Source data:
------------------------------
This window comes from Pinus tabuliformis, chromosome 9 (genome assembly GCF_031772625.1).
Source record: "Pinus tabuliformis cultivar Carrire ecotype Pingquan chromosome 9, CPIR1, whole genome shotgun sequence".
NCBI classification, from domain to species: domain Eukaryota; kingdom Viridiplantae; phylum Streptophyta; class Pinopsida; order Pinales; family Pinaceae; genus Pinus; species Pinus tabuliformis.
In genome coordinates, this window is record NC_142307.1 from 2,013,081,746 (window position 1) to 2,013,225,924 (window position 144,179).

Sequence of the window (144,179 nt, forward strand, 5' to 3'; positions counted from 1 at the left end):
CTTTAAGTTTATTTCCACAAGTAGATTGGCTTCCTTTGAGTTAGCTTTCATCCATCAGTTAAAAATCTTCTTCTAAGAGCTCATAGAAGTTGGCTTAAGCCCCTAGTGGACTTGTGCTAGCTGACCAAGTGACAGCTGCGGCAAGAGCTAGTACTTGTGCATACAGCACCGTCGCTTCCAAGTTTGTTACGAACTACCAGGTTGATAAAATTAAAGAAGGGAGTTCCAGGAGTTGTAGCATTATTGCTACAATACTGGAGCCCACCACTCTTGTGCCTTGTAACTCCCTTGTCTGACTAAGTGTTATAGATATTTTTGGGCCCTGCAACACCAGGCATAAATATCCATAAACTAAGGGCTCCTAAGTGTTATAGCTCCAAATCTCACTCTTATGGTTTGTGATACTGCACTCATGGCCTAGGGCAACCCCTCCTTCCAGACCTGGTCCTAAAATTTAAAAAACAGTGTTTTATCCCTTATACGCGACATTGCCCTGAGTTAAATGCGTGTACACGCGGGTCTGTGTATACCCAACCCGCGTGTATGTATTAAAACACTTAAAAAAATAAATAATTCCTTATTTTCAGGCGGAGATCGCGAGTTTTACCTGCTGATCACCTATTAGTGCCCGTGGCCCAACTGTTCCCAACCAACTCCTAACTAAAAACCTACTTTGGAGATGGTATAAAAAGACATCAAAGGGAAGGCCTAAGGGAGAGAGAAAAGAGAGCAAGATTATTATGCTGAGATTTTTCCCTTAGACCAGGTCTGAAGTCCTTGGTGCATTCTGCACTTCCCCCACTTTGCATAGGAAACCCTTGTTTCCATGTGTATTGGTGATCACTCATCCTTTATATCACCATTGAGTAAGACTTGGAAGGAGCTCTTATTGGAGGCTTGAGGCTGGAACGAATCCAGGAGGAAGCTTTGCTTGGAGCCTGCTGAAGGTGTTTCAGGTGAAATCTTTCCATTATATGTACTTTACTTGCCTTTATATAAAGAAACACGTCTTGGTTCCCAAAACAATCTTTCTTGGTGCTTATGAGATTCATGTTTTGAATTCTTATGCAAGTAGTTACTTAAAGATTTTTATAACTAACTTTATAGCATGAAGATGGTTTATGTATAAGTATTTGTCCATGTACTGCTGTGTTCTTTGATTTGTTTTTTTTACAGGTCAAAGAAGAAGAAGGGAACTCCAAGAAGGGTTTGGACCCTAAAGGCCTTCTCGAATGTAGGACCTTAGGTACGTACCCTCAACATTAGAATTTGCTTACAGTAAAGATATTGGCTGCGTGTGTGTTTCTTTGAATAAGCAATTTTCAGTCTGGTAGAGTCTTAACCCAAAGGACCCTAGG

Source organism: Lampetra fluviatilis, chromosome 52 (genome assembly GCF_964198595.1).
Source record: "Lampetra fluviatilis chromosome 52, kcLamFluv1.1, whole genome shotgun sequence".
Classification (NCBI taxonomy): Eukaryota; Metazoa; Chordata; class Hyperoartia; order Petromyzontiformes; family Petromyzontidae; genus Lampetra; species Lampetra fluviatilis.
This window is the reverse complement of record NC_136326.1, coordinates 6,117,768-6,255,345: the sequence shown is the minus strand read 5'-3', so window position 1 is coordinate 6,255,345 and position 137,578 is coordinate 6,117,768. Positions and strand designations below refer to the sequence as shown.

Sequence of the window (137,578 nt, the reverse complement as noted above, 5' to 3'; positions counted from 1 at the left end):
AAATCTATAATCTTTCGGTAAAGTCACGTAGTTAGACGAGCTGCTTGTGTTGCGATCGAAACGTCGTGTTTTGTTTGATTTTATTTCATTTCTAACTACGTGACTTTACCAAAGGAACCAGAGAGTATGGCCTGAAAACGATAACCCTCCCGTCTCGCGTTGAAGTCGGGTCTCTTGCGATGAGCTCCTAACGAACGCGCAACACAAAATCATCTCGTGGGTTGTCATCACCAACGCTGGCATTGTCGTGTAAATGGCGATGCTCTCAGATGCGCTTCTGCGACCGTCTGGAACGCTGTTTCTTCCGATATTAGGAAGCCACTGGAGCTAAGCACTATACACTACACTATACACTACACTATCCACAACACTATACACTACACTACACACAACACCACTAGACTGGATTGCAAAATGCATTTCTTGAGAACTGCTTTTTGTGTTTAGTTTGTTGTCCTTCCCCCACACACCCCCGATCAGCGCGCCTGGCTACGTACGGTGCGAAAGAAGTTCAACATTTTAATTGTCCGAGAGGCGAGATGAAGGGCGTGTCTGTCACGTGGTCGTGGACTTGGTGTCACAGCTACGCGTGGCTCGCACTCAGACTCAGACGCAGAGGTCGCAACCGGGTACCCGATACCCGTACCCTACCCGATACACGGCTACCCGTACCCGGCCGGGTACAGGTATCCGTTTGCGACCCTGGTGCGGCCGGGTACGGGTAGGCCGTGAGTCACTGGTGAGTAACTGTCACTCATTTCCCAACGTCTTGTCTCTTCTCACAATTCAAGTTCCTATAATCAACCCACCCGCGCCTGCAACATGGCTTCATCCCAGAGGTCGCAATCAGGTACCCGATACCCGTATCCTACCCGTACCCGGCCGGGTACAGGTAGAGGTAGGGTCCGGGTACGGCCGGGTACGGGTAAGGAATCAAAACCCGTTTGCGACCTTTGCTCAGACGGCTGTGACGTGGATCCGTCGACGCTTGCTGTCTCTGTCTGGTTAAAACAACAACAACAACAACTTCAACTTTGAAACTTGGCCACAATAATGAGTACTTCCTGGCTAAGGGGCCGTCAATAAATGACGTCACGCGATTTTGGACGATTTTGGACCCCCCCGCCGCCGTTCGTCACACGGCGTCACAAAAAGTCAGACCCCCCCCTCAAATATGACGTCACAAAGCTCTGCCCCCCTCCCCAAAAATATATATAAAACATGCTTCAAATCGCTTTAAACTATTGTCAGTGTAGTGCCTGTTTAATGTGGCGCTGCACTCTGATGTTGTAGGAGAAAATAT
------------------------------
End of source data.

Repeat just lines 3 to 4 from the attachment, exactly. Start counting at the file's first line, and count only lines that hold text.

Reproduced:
NCBI classification, from domain to species: domain Eukaryota; kingdom Viridiplantae; phylum Streptophyta; class Pinopsida; order Pinales; family Pinaceae; genus Pinus; species Pinus tabuliformis.
In genome coordinates, this window is record NC_142307.1 from 2,013,081,746 (window position 1) to 2,013,225,924 (window position 144,179).